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Intangible cultural heritage

Traditions, knowledge, craftsmanship techniques  
Photo: © UNESCO/James Muriuki

Féile na gCloch - The Festival of Stones on Inis Oírr (Ireland)

From September 14-17, the annual festival of stones, Féile na gCloch, took place on the Irish island of Inis Oírr. The motto this year: Hands Across Europe, Lámha trasna na hEorpa. Representatives of the element "dry stone walling" from Ireland, Germany, France, Greece, Croatia, Luxembourg, Austria, Slovenia, Spain, Cyprus and many more met to exchange ideas about the common passion of dry stone walling and to network with each other.

Exciting inputs from representatives of various countries on dry stone walling, ongoing projects and initiatives around this millennia-old practice were on the program, framed by workshops on dry stone walling, relief carving, stonemasonry or sketching reflect the versatility of this millennia-old tradition.

From Austria, Helmut Schieder and Rainer Vogler presented the annual Stone & Wine Festival in Langenlois, Lower Austria, as well as ongoing workshops and projects with students and children.

Intangible Cultural Heritage unites 13 states in Europe.
Since 2018, the element has been on the UNESCO Representative List of the Intangible Cultural Heritage of Humanity under the current title "The Art of Dry Stone Walling: knoweldge and techniques". On March 29, 2023, a request for the extension of the element, changing the title to "The Art of Dry Stone Constructions: knoweldge and techniques", was submitted together with Andorra, Belgium, Ireland and Luxembourg of the element already inscribed for eight European countries on the UNESCO International List. With the effort of the five additional countries Andorra, Belgium, Ireland, Luxembourg and Austria, the element will soon unite communities from 13 European countries under a modified title that will better reflect the diversity of stone building design. A result on evaluation and inclusion of the application for extension is expected to be available in December 2024.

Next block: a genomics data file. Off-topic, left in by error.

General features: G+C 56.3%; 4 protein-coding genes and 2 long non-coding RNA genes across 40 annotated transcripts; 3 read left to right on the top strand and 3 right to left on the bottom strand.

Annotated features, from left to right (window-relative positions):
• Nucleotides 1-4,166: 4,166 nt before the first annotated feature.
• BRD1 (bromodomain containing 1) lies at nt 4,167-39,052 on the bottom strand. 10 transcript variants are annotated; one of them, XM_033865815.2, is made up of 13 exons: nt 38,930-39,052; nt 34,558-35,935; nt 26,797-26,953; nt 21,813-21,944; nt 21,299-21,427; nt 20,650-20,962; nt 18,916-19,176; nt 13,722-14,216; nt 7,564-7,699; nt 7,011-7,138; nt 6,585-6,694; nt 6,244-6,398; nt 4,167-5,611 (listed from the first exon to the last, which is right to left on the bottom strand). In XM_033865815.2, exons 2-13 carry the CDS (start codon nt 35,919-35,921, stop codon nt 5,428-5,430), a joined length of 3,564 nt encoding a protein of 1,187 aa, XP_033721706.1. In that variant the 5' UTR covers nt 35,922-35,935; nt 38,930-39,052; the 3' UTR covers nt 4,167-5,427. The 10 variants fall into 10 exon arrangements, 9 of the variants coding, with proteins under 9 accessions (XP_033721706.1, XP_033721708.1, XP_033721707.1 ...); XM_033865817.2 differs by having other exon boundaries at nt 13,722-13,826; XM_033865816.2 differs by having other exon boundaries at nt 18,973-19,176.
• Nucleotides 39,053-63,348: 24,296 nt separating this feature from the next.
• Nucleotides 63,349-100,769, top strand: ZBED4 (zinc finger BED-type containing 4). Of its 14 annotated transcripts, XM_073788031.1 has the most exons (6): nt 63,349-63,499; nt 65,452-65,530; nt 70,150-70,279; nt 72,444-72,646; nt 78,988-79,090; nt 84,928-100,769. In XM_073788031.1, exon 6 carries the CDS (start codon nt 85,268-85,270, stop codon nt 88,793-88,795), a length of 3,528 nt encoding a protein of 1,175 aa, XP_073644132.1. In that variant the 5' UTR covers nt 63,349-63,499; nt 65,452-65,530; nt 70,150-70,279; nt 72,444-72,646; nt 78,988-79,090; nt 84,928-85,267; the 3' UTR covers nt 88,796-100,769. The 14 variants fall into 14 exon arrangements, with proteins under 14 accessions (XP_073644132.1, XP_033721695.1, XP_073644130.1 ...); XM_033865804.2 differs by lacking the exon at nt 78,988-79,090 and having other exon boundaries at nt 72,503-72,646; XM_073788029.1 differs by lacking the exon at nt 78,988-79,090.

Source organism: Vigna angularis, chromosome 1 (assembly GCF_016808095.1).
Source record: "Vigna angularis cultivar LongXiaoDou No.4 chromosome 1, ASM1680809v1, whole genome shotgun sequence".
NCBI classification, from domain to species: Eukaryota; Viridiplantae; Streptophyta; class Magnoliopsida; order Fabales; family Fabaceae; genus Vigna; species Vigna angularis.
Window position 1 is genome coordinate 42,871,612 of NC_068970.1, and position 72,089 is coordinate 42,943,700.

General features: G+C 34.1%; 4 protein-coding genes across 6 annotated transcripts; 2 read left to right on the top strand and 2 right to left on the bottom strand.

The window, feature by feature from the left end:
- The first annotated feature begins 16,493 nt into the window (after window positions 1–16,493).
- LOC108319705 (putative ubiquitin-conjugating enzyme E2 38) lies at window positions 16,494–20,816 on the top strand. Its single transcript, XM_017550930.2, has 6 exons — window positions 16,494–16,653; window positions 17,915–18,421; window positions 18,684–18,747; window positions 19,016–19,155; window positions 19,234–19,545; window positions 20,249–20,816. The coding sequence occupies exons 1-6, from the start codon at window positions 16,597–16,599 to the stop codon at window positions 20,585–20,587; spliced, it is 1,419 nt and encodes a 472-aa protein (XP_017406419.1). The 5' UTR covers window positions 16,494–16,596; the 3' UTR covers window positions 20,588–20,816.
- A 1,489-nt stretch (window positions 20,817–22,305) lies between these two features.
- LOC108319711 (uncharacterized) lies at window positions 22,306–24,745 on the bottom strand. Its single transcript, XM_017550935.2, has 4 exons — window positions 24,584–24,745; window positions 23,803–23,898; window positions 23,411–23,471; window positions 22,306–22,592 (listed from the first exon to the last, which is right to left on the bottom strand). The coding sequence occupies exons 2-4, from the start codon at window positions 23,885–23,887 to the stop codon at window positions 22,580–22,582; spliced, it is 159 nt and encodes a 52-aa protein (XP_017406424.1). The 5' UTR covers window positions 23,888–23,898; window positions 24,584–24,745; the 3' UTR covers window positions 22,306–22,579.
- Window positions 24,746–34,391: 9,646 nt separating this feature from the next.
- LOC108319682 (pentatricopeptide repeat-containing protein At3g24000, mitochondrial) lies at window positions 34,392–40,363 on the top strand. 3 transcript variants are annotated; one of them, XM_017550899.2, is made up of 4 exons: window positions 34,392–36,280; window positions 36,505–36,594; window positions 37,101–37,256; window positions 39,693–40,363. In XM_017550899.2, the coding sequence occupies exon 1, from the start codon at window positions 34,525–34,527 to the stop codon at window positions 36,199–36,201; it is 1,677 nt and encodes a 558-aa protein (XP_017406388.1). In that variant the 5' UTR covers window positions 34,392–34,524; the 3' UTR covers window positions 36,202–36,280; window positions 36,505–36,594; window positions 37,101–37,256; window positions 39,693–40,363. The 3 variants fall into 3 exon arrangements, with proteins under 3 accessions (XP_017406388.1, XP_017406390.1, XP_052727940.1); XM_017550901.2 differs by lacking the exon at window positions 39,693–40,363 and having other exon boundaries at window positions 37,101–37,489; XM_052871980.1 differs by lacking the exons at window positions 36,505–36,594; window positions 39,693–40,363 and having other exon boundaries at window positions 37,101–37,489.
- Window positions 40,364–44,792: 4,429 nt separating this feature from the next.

Dry stone walling in Austria
In 2021, dry stone walling was inscribed on the National Inventory of Intangible Cultural Heritage. Throughout Austria there are dry stone walls that have a lasting impact on the landscape and where the millennia-old practice is still of great importance. Furthermore, there are a large number of initiatives, workshops and (international) networks that maintain and safeguard the knowledge and techniques surrounding the construction of dry stone walls - at the end of 2022, a dedicated school, the Dry Stone Wall School Austria, was also founded, which is dedicated to the teaching and dissemination of the practice. In addition to the positive ecological effects already mentioned, the constructions continue to shape agriculture and the landscape in Austria. For example, they are an integral part of the Wachau Cultural Landscape and its many dry stone wall terraces that enable agricultural (wine) cultivation.


Group photo in front of the dry stone wall built during the workshop.
© Galway County Heritage Office
Cover page of this years' festival
Dry stone walling
© Bauer/ÖUK
Rainer Vogler presents initiatives and ongoing projects in Austria, especially the work with schools and students.
© Julie Flanagan
Workshop: Sketching
© Julie Flanagan